Monday 14 October 2019

DUP threatens to pull support for Theresa May's Government over special Northern Ireland deal

Arlene Foster and UK Prime Minister Theresa May. Photo: REUTERS/Charles McQuillan
Arlene Foster and UK Prime Minister Theresa May. Photo: REUTERS/Charles McQuillan

David Wilcock and Dan O'Donoghue

Arlene Foster has threatened to pull out of a deal to prop up Theresa May's Government if it adopts a Brexit deal that treats Northern Ireland differently from the rest of the UK.

The Democratic Unionist Party (DUP) leader warned that customs parity with Britain was a "red line" for her party, whose ten MPs support the Conservatives in Westminster under a "supply and demand" arrangement.

UK Cabinet ministers are currently examining ideas to solve the Irish border issue after Britain quits the European Union.

One idea reportedly proposed by Brexit Secretary David Davis - and dismissed by Downing Street - would see Northern Ireland covered by a joint regime of UK and EU customs regulations, allowing it to trade freely with both, plus a 10-mile wide "special economic zone" on the border with Ireland.

But Ms Foster told Sky News: "For us, our only red line is that we are not treated any different from the rest of the United Kingdom, that there are no trade barriers put up between Northern Ireland and our biggest market which, of course, is Great Britain.

"That's what we will judge all of the propositions that are brought forward, we will judge it against that red line and she's very much aware of that, and I have confidence that she knows that she cannot bring forward anything that will breach that red line or we simply will not be able to support them."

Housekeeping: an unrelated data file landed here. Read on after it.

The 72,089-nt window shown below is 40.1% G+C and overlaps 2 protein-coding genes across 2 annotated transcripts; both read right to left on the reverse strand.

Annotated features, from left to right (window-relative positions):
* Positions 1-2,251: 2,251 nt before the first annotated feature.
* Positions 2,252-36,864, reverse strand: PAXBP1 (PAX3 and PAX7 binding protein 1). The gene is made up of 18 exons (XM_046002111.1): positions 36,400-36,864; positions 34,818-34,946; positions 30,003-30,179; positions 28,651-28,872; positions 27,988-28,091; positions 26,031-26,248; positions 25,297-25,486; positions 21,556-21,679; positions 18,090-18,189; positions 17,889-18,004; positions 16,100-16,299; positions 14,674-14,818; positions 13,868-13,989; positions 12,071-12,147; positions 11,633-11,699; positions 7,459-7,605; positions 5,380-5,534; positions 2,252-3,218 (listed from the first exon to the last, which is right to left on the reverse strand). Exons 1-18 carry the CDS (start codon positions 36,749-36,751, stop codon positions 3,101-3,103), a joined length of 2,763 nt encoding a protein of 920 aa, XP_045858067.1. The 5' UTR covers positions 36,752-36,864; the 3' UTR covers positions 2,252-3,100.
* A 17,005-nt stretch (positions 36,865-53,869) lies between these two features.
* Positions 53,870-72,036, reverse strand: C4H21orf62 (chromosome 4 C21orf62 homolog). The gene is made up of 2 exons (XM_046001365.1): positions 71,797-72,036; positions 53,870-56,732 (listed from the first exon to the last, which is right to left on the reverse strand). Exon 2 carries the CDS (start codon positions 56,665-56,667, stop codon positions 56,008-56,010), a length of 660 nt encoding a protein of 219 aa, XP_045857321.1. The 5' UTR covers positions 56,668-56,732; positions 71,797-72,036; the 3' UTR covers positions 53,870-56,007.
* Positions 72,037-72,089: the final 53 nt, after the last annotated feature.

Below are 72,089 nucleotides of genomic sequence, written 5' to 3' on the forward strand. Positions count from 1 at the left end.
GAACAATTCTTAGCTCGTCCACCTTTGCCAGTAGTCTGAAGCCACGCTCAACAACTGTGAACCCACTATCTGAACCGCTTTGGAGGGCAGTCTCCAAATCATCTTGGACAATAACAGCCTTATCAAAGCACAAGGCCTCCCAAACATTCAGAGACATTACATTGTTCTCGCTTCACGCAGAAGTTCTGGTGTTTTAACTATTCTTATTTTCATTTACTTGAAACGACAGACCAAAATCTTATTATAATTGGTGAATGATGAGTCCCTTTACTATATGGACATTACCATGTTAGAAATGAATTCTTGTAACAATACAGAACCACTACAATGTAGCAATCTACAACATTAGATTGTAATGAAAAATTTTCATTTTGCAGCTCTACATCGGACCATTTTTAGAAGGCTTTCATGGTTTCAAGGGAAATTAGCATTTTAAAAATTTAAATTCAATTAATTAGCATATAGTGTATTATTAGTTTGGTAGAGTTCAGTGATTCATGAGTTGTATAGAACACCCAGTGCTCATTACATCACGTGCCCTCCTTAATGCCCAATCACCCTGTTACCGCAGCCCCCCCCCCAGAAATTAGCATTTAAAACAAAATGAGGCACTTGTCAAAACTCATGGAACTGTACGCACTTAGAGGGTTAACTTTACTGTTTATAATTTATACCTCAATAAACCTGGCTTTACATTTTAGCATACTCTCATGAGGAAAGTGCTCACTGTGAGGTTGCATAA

UK Cabinet ministers were last month tasked with analysing the two main options so far put forward for the Irish border, a "customs partnership" proposal that would see Britain continue to collect tariffs on behalf of the EU and the technology-based "maximum facilitation" - or "max fac" - solution. Mr Davis' idea was dubbed "max fac 2".

Brussels has already rejected both schemes, with chief Brexit negotiator Michel Barnier saying on Friday that neither was "operational or acceptable".

EU leaders including Taoiseach Leo Varadkar have called for progress by the time the European Council meets at the end of June, with Tanaiste Simon Coveney on Saturday also telling the Irish Times the UK must produce "written proposals" for the border within the next two weeks.

Ministers on Sunday moved to dismiss reports that civil servants have been drawing up scenarios for a "Doomsday Brexit" that would leave the country short of medicine, fuel and food.

The Sunday Times said models for mild, severe and "Armageddon" reactions to no-deal exits were created, with a source saying that even the severe scenario saw the Port of Dover "collapse on day one".

Home Secretary Sajid Javid told the BBC's Andrew Marr Show: "I have to say I don't recognise any bit of that at all and as Home Secretary .. I am deeply involved in 'no deal preparations' as much as I am in getting a deal - I'm confident we will get a deal.

"From the work that I have seen and the analysis that has been done, those outcomes ... I don't think any of them would come to pass."

He added that the Government was making progress with Brexit plans, saying: "I'm confident that as we get to the June council meeting the Prime Minister will have a good set of proposals and our colleagues in Europe will respond positively."

Shadow international trade secretary Barry Gardiner said the Government's refusal to remain in a customs union with the European Union would ensure the UK was a "minnow trying to compete against whales" on the global stage.

He told Sky News Labour's Brexit policy would ensure "trade in goods would continue uninterrupted", adding: "The Tories' red line is actually going to make it much, much more difficult.

"They're the ones who will be isolated, they will be minnows trying to compete against whales.

"They will be a 70 million strong consumer market against America's 500 million."

PA Media

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